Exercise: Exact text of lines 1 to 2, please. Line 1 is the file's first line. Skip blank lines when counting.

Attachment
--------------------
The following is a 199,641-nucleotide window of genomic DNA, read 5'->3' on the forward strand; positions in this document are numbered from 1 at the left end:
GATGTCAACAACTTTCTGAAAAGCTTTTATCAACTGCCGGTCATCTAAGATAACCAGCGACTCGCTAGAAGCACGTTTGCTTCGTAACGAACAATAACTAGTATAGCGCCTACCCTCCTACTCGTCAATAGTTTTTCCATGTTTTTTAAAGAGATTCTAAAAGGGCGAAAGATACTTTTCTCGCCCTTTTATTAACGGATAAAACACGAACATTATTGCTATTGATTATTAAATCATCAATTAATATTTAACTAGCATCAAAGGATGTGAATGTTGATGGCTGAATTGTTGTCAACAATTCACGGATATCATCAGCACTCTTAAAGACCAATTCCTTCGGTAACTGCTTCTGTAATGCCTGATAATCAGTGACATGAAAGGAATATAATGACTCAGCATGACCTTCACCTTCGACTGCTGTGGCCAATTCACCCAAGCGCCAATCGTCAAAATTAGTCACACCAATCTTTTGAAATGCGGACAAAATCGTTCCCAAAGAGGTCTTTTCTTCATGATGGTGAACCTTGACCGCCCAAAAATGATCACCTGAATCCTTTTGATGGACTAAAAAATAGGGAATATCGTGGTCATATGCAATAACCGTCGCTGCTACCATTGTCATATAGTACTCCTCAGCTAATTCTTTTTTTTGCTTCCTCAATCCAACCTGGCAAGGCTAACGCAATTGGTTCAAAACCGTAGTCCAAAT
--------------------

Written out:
The following is a 199,641-nucleotide window of genomic DNA, read 5'->3' on the forward strand; positions in this document are numbered from 1 at the left end:
GATGTCAACAACTTTCTGAAAAGCTTTTATCAACTGCCGGTCATCTAAGATAACCAGCGACTCGCTAGAAGCACGTTTGCTTCGTAACGAACAATAACTAGTATAGCGCCTACCCTCCTACTCGTCAATAGTTTTTCCATGTTTTTTAAAGAGATTCTAAAAGGGCGAAAGATACTTTTCTCGCCCTTTTATTAACGGATAAAACACGAACATTATTGCTATTGATTATTAAATCATCAATTAATATTTAACTAGCATCAAAGGATGTGAATGTTGATGGCTGAATTGTTGTCAACAATTCACGGATATCATCAGCACTCTTAAAGACCAATTCCTTCGGTAACTGCTTCTGTAATGCCTGATAATCAGTGACATGAAAGGAATATAATGACTCAGCATGACCTTCACCTTCGACTGCTGTGGCCAATTCACCCAAGCGCCAATCGTCAAAATTAGTCACACCAATCTTTTGAAATGCGGACAAAATCGTTCCCAAAGAGGTCTTTTCTTCATGATGGTGAACCTTGACCGCCCAAAAATGATCACCTGAATCCTTTTGATGGACTAAAAAATAGGGAATATCGTGGTCATATGCAATAACCGTCGCTGCTACCATTGTCATATAGTACTCCTCAGCTAATTCTTTTTTTTGCTTCCTCAATCCAACCTGGCAAGGCTAACGCAATTGGTTCAAAACCGTAGTCCAAAT